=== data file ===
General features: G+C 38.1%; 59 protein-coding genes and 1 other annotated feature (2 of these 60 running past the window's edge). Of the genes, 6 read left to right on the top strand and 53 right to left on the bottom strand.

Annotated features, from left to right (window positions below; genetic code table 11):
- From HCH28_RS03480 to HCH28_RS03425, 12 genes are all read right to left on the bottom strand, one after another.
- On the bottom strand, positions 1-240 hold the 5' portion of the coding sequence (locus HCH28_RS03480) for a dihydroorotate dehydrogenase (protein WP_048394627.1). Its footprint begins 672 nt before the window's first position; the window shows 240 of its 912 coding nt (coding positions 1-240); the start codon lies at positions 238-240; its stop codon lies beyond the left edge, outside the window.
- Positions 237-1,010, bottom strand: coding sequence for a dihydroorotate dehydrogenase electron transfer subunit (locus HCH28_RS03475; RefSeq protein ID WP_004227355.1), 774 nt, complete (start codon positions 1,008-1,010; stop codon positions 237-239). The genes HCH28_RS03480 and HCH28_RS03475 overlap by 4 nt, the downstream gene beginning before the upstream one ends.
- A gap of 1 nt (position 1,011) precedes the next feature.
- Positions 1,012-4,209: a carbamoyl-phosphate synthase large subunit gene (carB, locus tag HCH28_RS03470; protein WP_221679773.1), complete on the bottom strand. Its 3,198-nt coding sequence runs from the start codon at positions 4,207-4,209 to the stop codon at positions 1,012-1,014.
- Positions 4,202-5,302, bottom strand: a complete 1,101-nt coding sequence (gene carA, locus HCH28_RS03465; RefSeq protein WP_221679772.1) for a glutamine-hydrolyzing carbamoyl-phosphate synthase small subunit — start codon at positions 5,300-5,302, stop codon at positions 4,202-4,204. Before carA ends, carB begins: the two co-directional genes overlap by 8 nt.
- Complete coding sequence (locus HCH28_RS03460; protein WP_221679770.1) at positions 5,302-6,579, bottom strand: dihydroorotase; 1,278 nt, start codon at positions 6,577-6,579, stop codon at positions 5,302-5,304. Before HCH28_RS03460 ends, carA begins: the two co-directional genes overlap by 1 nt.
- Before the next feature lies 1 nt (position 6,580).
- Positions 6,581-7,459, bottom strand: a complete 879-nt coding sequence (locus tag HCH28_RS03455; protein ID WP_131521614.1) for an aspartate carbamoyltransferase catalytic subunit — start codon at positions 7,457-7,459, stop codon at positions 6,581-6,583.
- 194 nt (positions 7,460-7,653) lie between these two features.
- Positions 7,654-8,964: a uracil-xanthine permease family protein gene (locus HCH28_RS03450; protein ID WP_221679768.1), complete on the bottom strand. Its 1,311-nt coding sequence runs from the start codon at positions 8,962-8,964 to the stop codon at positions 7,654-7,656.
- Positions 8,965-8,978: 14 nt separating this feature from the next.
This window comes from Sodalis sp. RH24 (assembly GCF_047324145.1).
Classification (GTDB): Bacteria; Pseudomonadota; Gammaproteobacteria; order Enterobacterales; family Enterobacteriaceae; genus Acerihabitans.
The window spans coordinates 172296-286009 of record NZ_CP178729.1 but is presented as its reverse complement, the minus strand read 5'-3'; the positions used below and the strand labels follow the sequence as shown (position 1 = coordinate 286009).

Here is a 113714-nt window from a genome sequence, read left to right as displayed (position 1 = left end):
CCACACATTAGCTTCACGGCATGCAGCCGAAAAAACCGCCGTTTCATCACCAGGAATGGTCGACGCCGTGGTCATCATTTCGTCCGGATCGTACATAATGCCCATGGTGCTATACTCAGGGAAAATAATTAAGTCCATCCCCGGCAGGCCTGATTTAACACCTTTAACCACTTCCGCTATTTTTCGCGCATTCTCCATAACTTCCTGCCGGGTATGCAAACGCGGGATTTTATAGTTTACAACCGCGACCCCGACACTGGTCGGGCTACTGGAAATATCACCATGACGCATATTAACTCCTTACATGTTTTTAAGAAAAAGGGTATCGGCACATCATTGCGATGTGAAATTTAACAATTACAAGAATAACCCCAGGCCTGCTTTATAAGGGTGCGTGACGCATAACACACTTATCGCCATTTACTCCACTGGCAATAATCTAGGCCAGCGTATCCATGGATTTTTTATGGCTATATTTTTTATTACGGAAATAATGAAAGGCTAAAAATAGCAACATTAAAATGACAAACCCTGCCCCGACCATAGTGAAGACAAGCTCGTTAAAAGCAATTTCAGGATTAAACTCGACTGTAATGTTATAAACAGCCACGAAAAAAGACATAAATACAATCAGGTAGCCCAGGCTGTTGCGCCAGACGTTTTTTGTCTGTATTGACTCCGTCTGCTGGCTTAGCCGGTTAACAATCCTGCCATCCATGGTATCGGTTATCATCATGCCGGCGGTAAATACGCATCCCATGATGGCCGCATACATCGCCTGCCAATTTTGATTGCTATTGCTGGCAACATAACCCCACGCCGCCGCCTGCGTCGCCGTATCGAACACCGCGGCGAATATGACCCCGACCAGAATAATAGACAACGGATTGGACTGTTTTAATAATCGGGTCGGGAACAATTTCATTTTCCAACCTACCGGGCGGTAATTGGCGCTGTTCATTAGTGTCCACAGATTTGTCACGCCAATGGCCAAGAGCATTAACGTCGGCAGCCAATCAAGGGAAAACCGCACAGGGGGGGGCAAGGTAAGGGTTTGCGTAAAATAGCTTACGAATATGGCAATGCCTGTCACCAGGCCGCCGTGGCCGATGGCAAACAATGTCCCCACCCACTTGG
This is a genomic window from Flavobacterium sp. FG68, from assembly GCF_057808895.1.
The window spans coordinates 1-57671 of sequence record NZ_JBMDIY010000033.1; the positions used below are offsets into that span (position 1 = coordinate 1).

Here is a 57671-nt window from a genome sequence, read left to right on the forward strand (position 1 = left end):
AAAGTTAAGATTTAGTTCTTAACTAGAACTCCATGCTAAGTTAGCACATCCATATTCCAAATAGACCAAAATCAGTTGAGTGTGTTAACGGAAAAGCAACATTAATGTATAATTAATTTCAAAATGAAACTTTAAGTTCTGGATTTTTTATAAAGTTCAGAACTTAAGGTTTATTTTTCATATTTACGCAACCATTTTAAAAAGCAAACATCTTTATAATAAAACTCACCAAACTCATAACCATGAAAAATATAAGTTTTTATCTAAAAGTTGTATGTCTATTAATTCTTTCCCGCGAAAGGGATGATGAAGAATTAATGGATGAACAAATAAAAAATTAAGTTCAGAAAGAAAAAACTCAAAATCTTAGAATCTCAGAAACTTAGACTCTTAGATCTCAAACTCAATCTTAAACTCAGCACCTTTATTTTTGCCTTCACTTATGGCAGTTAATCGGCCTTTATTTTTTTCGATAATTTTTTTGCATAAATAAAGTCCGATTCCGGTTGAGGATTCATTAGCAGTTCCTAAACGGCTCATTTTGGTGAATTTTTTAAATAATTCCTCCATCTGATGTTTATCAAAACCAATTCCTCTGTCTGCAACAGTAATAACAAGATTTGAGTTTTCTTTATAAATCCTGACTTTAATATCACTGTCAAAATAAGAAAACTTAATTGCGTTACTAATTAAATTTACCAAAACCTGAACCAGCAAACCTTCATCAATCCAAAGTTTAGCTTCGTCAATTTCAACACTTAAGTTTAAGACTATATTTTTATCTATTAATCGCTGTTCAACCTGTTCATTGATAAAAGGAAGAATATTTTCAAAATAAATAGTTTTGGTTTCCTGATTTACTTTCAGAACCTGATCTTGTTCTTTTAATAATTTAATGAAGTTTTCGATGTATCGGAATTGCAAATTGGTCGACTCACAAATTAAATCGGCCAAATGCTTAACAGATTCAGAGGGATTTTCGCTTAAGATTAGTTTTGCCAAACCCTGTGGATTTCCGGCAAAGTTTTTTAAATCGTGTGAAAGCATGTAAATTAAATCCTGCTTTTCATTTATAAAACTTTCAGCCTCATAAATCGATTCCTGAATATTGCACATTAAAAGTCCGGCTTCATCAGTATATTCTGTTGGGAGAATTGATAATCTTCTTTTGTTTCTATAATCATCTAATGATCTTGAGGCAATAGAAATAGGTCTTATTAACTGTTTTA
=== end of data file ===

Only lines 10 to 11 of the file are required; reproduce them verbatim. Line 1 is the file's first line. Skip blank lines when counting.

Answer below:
- Before the next feature lies 1 nt (position 6,580).
- Positions 6,581-7,459, bottom strand: a complete 879-nt coding sequence (locus tag HCH28_RS03455; protein ID WP_131521614.1) for an aspartate carbamoyltransferase catalytic subunit — start codon at positions 7,457-7,459, stop codon at positions 6,581-6,583.